A mantra is a word or series of words chanted aloud or silently to invoke spiritual qualities. Chanting is used as a spiritual tool in virtually every cultural and religious tradition. In the yogic tradition a mantra is a Sanskrit word that has special powers to transform mind, body and spirit. Translated, mantra means, “that which when reflected upon gives liberation.” Mantras are unique mystical formulas of sacred syllables, which were originally revealed to the Rishis (seers or sages) in the deepest states of meditation. Mantras were one of the earliest components of yoga and are quite possibly the first type of meditation that was developed.

There are three main types of mantras, Bija (seed), Saguna (with form), and Nirguna (without form). The Bija mantras can be used individually, but are most often incorporated into Saguna mantras to invest them with a special “seed” power. The Bija mantras correlate to the 7 chakras and to the main Hindu deities. The Saguna mantras invoke the forms of the individual deities or personalized aspects of God. It is said that the recitation of the Saguna mantras gives rise to the actual form of the particular deity, thus manifesting its power.

The Nirguna mantras originate from the Vedic texts and are thus the oldest mantras of the three types. As no deities or personalized aspects of God are invoked with these mantras, they are very difficult to interpret and are considered to not have a specific form or meaning to them. These mantras are said to have their identification with all the creation, and contain the fundamental truths in yogic philosophy. It is said that the mind must be very strong to be able to concentrate on the abstract Nirguna mantras, and thus they are not recommended for beginning students .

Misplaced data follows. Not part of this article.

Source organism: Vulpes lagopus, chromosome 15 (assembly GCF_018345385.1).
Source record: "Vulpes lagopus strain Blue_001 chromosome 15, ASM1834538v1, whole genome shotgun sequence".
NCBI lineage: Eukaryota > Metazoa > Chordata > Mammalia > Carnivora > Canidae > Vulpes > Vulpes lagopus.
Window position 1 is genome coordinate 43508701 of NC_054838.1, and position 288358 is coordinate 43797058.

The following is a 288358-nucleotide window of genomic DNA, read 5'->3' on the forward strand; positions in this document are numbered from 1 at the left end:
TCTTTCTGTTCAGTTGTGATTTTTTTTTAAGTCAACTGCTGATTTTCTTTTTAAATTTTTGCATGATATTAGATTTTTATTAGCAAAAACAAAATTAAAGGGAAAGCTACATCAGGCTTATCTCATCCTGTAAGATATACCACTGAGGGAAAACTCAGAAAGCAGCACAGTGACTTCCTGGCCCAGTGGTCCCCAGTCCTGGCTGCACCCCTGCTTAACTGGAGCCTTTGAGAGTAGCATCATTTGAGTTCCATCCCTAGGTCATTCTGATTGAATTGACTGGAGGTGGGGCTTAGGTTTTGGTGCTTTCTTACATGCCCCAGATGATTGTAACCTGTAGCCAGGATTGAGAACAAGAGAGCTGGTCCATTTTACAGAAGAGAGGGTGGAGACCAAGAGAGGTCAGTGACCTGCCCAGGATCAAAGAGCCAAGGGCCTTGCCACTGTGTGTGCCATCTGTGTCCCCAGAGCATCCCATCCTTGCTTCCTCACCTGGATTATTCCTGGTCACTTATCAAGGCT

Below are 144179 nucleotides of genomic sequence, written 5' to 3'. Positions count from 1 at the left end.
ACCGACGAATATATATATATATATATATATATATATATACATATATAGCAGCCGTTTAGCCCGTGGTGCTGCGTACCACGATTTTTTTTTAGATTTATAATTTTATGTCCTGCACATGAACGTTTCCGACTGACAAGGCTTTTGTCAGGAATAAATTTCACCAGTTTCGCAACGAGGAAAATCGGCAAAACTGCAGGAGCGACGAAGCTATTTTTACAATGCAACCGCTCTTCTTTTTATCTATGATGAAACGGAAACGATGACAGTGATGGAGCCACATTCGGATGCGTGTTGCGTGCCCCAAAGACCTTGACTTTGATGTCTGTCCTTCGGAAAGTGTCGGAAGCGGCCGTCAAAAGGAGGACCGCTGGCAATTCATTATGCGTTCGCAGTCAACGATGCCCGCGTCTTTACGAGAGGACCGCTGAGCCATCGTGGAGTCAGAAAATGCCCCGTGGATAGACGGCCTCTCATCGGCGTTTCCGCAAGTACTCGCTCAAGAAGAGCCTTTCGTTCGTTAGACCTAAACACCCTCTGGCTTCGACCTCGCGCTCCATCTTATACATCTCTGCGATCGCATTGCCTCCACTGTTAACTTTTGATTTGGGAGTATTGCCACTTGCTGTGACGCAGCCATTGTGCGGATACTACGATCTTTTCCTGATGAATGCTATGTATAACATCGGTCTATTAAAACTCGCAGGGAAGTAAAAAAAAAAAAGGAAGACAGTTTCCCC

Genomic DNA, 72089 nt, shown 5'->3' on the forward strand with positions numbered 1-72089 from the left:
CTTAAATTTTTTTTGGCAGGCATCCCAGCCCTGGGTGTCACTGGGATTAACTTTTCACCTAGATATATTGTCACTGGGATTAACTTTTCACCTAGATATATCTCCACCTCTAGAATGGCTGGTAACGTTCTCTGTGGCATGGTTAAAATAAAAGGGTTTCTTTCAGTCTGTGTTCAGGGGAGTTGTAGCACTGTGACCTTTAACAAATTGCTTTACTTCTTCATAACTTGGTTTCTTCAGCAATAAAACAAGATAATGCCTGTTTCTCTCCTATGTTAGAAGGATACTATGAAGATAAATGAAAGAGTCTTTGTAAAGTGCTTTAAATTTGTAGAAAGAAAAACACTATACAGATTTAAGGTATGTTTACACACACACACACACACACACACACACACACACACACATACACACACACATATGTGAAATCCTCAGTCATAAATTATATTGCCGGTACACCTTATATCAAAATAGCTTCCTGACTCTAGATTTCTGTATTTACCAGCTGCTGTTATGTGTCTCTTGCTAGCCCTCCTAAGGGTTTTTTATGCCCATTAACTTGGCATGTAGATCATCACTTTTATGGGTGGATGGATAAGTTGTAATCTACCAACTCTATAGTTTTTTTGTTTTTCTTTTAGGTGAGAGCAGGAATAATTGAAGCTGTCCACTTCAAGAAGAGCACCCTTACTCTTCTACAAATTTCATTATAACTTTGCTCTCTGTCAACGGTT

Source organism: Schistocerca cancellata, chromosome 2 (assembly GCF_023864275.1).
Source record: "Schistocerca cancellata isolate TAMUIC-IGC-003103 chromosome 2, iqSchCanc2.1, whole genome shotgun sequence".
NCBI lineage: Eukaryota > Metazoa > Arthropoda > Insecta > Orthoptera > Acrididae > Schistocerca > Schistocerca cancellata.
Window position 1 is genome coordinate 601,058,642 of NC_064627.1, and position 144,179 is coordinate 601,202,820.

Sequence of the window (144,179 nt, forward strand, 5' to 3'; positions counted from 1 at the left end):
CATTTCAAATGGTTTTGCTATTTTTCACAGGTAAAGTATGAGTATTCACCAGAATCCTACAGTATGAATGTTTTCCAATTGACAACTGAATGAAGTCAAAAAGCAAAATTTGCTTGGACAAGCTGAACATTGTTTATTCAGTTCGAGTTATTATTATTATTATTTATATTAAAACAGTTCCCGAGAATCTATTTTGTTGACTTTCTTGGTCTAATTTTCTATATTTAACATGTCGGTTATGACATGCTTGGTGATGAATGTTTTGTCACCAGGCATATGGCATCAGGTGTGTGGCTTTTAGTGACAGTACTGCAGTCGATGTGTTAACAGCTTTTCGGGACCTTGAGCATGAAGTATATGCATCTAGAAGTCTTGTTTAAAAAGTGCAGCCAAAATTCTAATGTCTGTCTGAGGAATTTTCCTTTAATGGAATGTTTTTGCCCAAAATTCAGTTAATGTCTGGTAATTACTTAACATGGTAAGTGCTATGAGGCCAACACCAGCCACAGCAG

As each mantra invokes a precise power, they can be used for very specific purposes: spiritual development, the healing of diseases, and for the attainment of worldly desires. When combined with the user’s intention, mantras can become even more targeted and empowered. The mantras are said to increase in power in direct relationship to the number of times repeated. A mantra is fully empowered by becoming “seated” in the heart after 125,000 repetitions, achieving what is called Mantra Siddhi.

The practice of chanting a mantra is considered the easiest form of meditation. Sitting in a comfortable position, with the eyes closed, the mantra is repeated silently or aloud. Pay careful attention to the speed and rhythm of your chanting, the correct pronunciation, aim, and esoteric meaning of the mantra. Allow the mind to be focused on the mantra, letting the thoughts go and maintaining a slow and deep breath. A Mala (string of beads) can be used to count series of 108 repetitions of the mantra.

Like prayer and affirmation the repetitious use of mantra can have powerful effects on the mind, body, spirit and emotions. Mentally, mantra meditation increases concentration, and improves memory and focus. Physically, mantra meditation lowers the heart rate, reduces blood pressure, and activates the relaxation response to allow healing and rejuvenation to occur. Mantra meditation builds self-confidence and self-empowerment, reduces stress and balances the emotions. Spiritually, mantras are said to dissolve one’s bad karma, produce jnana (wisdom) and are considered one of the many yogic paths towards self-realization.

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